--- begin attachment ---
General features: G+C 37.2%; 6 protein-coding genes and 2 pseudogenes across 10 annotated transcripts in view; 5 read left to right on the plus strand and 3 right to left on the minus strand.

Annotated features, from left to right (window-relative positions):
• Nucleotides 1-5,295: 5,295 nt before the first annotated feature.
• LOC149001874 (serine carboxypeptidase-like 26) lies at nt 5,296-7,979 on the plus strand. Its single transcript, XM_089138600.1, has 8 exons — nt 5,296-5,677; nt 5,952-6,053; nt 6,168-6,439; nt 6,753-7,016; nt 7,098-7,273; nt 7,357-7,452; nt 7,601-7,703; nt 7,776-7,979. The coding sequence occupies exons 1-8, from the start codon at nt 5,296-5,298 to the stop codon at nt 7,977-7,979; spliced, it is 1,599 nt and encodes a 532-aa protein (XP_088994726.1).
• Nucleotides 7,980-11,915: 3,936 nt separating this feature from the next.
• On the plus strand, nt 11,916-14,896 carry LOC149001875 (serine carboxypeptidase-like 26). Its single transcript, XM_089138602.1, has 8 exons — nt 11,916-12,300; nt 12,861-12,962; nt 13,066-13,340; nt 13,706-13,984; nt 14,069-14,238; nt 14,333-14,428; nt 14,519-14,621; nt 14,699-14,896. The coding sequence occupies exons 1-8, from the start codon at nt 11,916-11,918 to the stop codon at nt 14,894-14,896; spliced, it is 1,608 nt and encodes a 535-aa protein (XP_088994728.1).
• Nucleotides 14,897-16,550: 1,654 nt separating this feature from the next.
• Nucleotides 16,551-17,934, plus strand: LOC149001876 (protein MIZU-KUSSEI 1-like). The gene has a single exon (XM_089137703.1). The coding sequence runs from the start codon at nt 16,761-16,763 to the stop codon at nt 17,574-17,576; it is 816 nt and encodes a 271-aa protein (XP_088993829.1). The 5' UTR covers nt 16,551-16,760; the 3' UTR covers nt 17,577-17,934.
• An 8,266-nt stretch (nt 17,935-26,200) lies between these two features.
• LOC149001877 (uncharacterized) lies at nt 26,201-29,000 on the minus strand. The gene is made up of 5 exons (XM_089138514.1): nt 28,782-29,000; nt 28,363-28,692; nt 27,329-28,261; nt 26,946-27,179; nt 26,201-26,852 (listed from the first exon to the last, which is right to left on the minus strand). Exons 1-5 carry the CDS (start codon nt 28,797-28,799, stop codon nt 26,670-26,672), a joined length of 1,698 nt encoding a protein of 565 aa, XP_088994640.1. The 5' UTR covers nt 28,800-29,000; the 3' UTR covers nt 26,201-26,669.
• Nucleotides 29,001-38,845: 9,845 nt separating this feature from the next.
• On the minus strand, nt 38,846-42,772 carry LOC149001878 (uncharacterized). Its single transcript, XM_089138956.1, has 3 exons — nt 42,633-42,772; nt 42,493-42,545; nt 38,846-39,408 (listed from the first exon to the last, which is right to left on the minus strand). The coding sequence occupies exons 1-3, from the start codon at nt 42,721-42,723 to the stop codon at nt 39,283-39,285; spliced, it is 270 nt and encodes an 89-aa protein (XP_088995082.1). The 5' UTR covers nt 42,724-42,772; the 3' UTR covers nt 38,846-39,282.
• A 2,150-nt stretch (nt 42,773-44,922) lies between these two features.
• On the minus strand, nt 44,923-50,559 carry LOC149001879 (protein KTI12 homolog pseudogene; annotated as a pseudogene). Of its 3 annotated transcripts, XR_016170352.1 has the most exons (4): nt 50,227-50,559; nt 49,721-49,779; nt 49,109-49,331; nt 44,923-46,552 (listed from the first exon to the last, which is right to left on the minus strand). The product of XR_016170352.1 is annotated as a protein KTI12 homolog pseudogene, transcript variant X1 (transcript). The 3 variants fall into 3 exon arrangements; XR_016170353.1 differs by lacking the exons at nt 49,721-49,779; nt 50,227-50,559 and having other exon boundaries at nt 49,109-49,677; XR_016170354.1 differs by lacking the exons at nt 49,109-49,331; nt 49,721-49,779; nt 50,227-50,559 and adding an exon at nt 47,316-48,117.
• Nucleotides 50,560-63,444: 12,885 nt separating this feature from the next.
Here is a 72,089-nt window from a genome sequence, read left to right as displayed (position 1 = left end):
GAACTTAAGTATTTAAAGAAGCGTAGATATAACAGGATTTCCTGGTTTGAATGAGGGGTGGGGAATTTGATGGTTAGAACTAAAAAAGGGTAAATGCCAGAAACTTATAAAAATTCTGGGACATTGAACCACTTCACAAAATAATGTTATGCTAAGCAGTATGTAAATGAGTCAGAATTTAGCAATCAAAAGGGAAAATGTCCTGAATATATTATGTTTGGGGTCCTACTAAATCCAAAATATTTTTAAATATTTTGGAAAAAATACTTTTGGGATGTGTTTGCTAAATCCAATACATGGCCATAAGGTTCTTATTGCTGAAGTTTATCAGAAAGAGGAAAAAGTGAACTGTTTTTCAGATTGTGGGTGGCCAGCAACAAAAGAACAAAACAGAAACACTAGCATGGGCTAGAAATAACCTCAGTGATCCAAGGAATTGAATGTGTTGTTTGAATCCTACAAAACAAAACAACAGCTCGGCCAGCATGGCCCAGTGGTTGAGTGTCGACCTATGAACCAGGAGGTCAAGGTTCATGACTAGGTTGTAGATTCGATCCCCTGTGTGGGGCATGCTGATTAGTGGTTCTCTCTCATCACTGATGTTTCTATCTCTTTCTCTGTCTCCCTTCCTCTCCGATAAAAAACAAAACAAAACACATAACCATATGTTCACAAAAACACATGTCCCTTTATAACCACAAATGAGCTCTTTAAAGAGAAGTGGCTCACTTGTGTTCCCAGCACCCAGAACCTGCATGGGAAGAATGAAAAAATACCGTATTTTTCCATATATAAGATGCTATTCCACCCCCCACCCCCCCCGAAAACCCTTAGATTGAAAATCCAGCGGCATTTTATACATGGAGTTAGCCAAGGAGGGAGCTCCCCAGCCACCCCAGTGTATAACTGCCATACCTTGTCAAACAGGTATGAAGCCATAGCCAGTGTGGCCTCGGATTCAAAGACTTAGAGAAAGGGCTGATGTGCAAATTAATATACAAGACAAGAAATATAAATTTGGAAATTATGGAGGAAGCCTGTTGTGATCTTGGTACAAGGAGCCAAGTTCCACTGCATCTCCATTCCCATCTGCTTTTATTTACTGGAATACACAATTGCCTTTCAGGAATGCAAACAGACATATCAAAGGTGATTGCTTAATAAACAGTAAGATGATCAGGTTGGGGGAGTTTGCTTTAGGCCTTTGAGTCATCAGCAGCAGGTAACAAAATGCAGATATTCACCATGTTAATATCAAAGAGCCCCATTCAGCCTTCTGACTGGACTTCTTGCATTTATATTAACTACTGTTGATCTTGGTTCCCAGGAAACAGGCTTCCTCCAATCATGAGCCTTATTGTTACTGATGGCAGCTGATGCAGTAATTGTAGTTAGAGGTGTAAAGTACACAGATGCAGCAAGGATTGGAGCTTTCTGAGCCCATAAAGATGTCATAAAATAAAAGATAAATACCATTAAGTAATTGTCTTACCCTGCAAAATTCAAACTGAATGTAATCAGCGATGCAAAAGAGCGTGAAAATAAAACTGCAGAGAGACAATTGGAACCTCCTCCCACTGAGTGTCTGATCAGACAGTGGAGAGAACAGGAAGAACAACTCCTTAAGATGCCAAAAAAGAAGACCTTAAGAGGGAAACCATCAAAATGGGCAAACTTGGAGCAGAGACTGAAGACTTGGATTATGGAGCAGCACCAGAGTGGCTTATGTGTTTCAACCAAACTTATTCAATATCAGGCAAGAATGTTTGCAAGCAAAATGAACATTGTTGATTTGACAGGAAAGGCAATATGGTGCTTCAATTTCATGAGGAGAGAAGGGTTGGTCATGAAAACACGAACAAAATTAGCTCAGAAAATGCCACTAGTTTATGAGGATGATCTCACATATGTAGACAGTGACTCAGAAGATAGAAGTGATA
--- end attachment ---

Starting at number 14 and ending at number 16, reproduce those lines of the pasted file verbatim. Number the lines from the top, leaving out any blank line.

• On the minus strand, nt 44,923-50,559 carry LOC149001879 (protein KTI12 homolog pseudogene; annotated as a pseudogene). Of its 3 annotated transcripts, XR_016170352.1 has the most exons (4): nt 50,227-50,559; nt 49,721-49,779; nt 49,109-49,331; nt 44,923-46,552 (listed from the first exon to the last, which is right to left on the minus strand). The product of XR_016170352.1 is annotated as a protein KTI12 homolog pseudogene, transcript variant X1 (transcript). The 3 variants fall into 3 exon arrangements; XR_016170353.1 differs by lacking the exons at nt 49,721-49,779; nt 50,227-50,559 and having other exon boundaries at nt 49,109-49,677; XR_016170354.1 differs by lacking the exons at nt 49,109-49,331; nt 49,721-49,779; nt 50,227-50,559 and adding an exon at nt 47,316-48,117.
• Nucleotides 50,560-63,444: 12,885 nt separating this feature from the next.
Here is a 72,089-nt window from a genome sequence, read left to right as displayed (position 1 = left end):